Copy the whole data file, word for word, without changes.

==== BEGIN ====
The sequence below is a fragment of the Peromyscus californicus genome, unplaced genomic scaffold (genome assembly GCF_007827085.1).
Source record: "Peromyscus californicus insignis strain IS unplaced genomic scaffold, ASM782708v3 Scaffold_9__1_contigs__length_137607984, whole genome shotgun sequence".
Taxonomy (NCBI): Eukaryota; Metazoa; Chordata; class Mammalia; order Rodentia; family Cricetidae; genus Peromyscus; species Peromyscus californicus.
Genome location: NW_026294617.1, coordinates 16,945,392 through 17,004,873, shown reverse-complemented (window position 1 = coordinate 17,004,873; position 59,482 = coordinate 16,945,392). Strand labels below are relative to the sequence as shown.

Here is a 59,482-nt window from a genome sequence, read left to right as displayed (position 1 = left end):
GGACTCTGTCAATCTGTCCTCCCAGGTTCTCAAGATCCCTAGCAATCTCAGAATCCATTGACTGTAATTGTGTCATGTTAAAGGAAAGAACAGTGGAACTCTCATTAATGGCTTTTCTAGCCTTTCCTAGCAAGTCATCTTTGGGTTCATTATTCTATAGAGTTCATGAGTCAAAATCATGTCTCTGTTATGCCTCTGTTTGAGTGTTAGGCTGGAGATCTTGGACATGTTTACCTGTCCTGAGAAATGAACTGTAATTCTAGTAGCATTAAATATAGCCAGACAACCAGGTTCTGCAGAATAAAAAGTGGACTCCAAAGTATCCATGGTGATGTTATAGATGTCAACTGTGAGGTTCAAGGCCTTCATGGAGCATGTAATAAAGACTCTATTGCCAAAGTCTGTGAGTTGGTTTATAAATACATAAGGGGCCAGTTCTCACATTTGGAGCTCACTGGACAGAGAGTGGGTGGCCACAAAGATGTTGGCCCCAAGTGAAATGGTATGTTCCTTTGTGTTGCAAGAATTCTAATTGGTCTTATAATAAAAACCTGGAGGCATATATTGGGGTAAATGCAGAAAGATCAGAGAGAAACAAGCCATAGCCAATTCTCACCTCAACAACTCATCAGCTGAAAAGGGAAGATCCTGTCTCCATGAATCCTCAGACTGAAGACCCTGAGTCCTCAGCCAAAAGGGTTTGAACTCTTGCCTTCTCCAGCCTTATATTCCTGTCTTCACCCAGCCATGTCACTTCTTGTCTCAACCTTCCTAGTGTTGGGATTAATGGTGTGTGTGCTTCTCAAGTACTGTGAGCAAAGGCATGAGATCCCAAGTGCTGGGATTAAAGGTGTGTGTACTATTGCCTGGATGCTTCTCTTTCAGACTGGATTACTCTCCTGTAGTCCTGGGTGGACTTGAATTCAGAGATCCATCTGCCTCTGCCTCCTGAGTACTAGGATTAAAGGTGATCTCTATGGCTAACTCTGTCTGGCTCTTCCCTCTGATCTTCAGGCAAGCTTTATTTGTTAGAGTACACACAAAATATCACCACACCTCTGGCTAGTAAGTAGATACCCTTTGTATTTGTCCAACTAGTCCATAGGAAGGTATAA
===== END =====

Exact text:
The sequence below is a fragment of the Peromyscus californicus genome, unplaced genomic scaffold (genome assembly GCF_007827085.1).
Source record: "Peromyscus californicus insignis strain IS unplaced genomic scaffold, ASM782708v3 Scaffold_9__1_contigs__length_137607984, whole genome shotgun sequence".
Taxonomy (NCBI): Eukaryota; Metazoa; Chordata; class Mammalia; order Rodentia; family Cricetidae; genus Peromyscus; species Peromyscus californicus.
Genome location: NW_026294617.1, coordinates 16,945,392 through 17,004,873, shown reverse-complemented (window position 1 = coordinate 17,004,873; position 59,482 = coordinate 16,945,392). Strand labels below are relative to the sequence as shown.

Here is a 59,482-nt window from a genome sequence, read left to right as displayed (position 1 = left end):
GGACTCTGTCAATCTGTCCTCCCAGGTTCTCAAGATCCCTAGCAATCTCAGAATCCATTGACTGTAATTGTGTCATGTTAAAGGAAAGAACAGTGGAACTCTCATTAATGGCTTTTCTAGCCTTTCCTAGCAAGTCATCTTTGGGTTCATTATTCTATAGAGTTCATGAGTCAAAATCATGTCTCTGTTATGCCTCTGTTTGAGTGTTAGGCTGGAGATCTTGGACATGTTTACCTGTCCTGAGAAATGAACTGTAATTCTAGTAGCATTAAATATAGCCAGACAACCAGGTTCTGCAGAATAAAAAGTGGACTCCAAAGTATCCATGGTGATGTTATAGATGTCAACTGTGAGGTTCAAGGCCTTCATGGAGCATGTAATAAAGACTCTATTGCCAAAGTCTGTGAGTTGGTTTATAAATACATAAGGGGCCAGTTCTCACATTTGGAGCTCACTGGACAGAGAGTGGGTGGCCACAAAGATGTTGGCCCCAAGTGAAATGGTATGTTCCTTTGTGTTGCAAGAATTCTAATTGGTCTTATAATAAAAACCTGGAGGCATATATTGGGGTAAATGCAGAAAGATCAGAGAGAAACAAGCCATAGCCAATTCTCACCTCAACAACTCATCAGCTGAAAAGGGAAGATCCTGTCTCCATGAATCCTCAGACTGAAGACCCTGAGTCCTCAGCCAAAAGGGTTTGAACTCTTGCCTTCTCCAGCCTTATATTCCTGTCTTCACCCAGCCATGTCACTTCTTGTCTCAACCTTCCTAGTGTTGGGATTAATGGTGTGTGTGCTTCTCAAGTACTGTGAGCAAAGGCATGAGATCCCAAGTGCTGGGATTAAAGGTGTGTGTACTATTGCCTGGATGCTTCTCTTTCAGACTGGATTACTCTCCTGTAGTCCTGGGTGGACTTGAATTCAGAGATCCATCTGCCTCTGCCTCCTGAGTACTAGGATTAAAGGTGATCTCTATGGCTAACTCTGTCTGGCTCTTCCCTCTGATCTTCAGGCAAGCTTTATTTGTTAGAGTACACACAAAATATCACCACACCTCTGGCTAGTAAGTAGATACCCTTTGTATTTGTCCAACTAGTCCATAGGAAGGTATAA